Mon. Oct 26th, 2020

Review: Beyoncé – Beyoncé


For months it seemed as though Beyoncé had fallen off the face of the Earth. Sure, she was on a world tour, but she hadn’t released an official song or video in nearly two years. Then out of seemingly nowhere she made one of the most ambitious and daring moves in pop music history: she dropped an album with no promotion, no lead single, and seemingly no warning. Not only was this an album filled with new songs, but a conceptual “Visual Album” with a video for each song. This kind of move is daring no matter what kind of artist you are due to today’s obsession over singles, but for a pop artist it’s almost unheard of, until now. Beyoncé not only changed the pop industry literally overnight with her self-titled fifth record, she gave us her most complete, layered, and mature album to date.

The album begins with the Sia written ballad “Pretty Hurts”. The song’s lyrics refer to how hard being good looking is and the struggles of living in an image obsessed world. The video, which is set in a beauty pageant in Houston with Knowles as the candidate from her neighborhood 3rd Ward, does more justice to the lyrics than the song does. It is one of the most basic songs on the album but that doesn’t necessarily mean it is bad. In fact it’s still very much a good song. No one can kill a chorus quite like Beyoncé and she proves that here by belting out all she has. The next track really exemplifies what she is trying to reach on this album. “Haunted”, written and produced by Knowles and unknown producer Boots, is just that, haunting. A gorgeous and atmospherically hip-pop track with overtly sexual lyrics comparing a relation to an actual haunting. The video contains nods to 90’s Madonna videos, specifically “Justify My Love”. The strange and perverse imagery shown within the video is unlike anything Beyoncé and truly brings out her experimental side.

One of the running themes throughout Beyoncé is sexuality. While Knowles has never held back on being sexy (songs such as “Dance for You” or “Get Me Bodied” exemplify this), she has never been this explicit. On “Blow” she leaves little to the imagination with the hook of this upbeat disco-pop track containing the lyrics “Can you lick my skittles/ That’s the sweetest in the middle/ Pink that’s the flavor/ Solve the riddle”. Female pop artists past and present have presented their sexuality as a way of evoking shock and getting attention, but Beyoncé is above that. She does not need to use sex as a tool for attention. With Beyoncé, she fully embraces her sexual side and uses it as a platform to celebrate the joys of being a sexual being, and because of that it is her sexiest album ever, not to mention videos.

Now back on the subject of “Blow”, what a fun song this is. It’s an absolute blast of late 70’s nostalgia and leaves the listener craving for more. The song gives director Hype Williams the perfect opportunity to use his eye catching neon visuals to use. The track that follows is a slow R&B jam about her hometown of Houston (where the video was filmed for the most part) named “No Angel”. Next though is one of the highlights of the whole experience, “Partition”. Opening with a small rapping interlude titled “Yoncé”, it quickly moves into a hip-hop influenced track all about servicing her man. It’s sexy and ridiculous and fits perfectly along with “Blow” as a track all about sex and contains some of the most insane lyrics on the whole album. “He Monica Lewinsky’d all on my gown”. “Partition” also gives us the first taste of the post-feminism Beyoncé presents on the album with a bridge in French that directly translates to a line spoken by Julianne Moore’s character in The Big Lebowski about the enjoyment of sex. Why French? Most likely because it’s sexier.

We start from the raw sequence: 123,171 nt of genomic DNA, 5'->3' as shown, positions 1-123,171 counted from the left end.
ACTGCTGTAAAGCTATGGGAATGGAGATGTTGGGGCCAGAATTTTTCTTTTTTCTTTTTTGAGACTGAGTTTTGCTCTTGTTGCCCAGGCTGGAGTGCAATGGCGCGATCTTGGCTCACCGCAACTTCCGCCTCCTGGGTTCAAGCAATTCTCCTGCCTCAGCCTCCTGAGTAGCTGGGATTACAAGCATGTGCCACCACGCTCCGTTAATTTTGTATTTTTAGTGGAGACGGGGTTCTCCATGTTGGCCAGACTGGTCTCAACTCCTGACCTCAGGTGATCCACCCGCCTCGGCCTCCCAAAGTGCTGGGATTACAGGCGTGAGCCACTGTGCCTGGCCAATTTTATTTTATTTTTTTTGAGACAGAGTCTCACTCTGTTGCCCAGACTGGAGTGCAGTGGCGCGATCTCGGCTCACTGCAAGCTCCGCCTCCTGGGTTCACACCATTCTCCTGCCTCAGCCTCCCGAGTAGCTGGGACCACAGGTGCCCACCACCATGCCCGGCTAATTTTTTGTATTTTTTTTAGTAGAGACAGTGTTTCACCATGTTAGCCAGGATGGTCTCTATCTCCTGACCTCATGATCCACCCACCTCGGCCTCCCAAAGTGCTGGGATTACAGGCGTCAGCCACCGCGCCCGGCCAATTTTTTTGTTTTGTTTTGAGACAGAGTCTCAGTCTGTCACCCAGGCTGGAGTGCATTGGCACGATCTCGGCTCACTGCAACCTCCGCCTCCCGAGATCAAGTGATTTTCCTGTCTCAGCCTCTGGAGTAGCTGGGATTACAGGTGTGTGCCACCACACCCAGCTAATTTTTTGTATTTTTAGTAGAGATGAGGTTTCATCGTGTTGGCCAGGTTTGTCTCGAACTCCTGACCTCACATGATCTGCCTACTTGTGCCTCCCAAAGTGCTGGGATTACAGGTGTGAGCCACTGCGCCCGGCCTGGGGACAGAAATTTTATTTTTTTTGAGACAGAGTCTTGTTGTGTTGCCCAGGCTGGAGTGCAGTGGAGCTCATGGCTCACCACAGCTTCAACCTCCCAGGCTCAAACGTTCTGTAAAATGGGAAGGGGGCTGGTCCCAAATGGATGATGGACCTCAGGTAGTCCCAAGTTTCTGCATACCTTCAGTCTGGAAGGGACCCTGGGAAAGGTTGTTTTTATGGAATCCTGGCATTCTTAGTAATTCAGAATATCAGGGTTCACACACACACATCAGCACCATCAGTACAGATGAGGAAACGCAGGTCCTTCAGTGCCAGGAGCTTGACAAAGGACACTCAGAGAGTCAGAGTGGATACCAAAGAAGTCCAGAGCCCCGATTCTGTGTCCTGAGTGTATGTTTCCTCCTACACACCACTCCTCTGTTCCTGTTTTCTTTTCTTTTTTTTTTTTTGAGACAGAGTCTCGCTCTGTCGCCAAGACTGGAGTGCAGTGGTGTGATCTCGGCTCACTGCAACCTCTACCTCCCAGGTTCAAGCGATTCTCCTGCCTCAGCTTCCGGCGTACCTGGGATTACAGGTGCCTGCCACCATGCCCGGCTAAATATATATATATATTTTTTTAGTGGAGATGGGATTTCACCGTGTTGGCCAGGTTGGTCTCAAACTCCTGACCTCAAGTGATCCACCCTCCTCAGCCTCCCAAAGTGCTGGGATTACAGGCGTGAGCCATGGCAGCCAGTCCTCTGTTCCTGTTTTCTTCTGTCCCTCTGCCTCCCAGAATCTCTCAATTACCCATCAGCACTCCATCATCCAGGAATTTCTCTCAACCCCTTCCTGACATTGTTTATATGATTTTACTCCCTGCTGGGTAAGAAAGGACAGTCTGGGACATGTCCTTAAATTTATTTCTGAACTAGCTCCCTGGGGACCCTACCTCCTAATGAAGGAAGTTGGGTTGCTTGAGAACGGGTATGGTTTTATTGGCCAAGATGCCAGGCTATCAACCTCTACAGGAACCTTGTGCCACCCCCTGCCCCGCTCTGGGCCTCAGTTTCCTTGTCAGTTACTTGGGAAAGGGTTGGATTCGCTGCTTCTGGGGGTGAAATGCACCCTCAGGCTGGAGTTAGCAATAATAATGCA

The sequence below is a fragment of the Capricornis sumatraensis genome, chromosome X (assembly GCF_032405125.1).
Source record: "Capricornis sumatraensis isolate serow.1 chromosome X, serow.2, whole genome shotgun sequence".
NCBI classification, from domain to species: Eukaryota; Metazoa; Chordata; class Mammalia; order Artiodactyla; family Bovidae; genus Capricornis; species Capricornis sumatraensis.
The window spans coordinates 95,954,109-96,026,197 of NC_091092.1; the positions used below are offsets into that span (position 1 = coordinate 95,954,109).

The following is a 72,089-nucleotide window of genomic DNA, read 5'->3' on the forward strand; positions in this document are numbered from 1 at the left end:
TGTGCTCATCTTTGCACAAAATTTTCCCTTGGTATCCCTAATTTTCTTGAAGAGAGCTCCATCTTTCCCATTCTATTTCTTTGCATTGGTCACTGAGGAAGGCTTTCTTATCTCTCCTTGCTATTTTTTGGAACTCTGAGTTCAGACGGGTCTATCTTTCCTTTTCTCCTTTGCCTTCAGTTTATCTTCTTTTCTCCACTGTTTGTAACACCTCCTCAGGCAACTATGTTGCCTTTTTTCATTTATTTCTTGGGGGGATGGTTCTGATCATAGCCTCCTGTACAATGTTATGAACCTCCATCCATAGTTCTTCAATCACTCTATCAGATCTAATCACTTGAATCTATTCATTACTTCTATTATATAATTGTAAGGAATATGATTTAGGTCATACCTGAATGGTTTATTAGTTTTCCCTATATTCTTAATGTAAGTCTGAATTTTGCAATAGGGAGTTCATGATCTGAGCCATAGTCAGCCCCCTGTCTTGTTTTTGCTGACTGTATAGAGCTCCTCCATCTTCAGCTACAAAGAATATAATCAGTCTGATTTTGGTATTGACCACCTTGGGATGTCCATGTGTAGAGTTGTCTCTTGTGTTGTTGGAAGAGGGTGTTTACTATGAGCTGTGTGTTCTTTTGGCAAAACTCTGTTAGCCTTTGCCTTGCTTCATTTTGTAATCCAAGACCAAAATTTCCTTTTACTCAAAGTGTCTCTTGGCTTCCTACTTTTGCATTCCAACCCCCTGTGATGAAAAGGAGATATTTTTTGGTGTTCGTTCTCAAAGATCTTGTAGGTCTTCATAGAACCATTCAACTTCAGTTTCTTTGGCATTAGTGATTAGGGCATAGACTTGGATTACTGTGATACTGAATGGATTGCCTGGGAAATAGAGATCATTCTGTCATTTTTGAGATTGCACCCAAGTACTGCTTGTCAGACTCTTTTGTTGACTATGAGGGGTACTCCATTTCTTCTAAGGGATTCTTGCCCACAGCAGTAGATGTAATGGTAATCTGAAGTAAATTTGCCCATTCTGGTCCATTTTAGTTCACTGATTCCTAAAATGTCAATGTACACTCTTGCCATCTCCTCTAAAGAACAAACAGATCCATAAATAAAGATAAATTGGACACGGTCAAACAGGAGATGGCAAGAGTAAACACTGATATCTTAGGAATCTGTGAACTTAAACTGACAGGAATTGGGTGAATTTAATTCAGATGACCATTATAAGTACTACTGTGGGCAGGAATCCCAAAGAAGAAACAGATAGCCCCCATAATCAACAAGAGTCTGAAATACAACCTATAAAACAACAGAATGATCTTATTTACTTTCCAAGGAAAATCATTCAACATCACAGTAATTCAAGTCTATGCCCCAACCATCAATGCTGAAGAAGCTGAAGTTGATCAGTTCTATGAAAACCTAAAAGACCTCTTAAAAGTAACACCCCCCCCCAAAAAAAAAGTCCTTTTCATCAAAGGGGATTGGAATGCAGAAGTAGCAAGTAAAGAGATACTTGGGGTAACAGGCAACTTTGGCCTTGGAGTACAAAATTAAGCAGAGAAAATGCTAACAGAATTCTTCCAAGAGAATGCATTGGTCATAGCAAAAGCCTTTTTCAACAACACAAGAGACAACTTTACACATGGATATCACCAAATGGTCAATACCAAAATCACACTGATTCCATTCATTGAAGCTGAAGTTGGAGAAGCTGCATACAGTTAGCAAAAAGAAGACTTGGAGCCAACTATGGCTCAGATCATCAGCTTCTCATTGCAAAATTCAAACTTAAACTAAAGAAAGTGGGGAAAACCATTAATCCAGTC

Feminism is something Beyoncé has actually received flack for in the past. Many people thought it ridiculous when she claimed to be a feminist, and when she released the demo track for “Bow Down” she received even more criticism for being egotistical and cocky. But on Beyoncé she turned all of that around in one track. On “***Flawless” she takes “Bow Down” and twists it into an all-out feminist anthem about not worrying about the male opinion of the female image. She inserts a clip from the brilliant Chimamanda Ngozi Adichie’s TED talk on feminism and tells the ladies to let the men know that “I woke up like this/ we flawless”. It’s incredible to see an artist completely change the meaning of one of their songs so quickly in such a mature and aggressive manor. The track just might be flawless.

The album’s release strategy still has many people stunned. How does a pop artist keep a secret so well with every other album leaking left and right? We may never know, but do we need to? The mystery of the whole project is part of what makes it so memorable. It’s hard to imagine any other artist being able to pull off a project like this. Beyoncé is the real deal, an artist who isn’t afraid to get experimental while still being able to remain what the world knows and loves her for. At the end of the day it’s all about the music, and with Beyoncé, Mrs. Carter delivers.

[author ]David Long lives in North Carolina and is probably younger than you. He apologizes for his terrible spelling. [/author]

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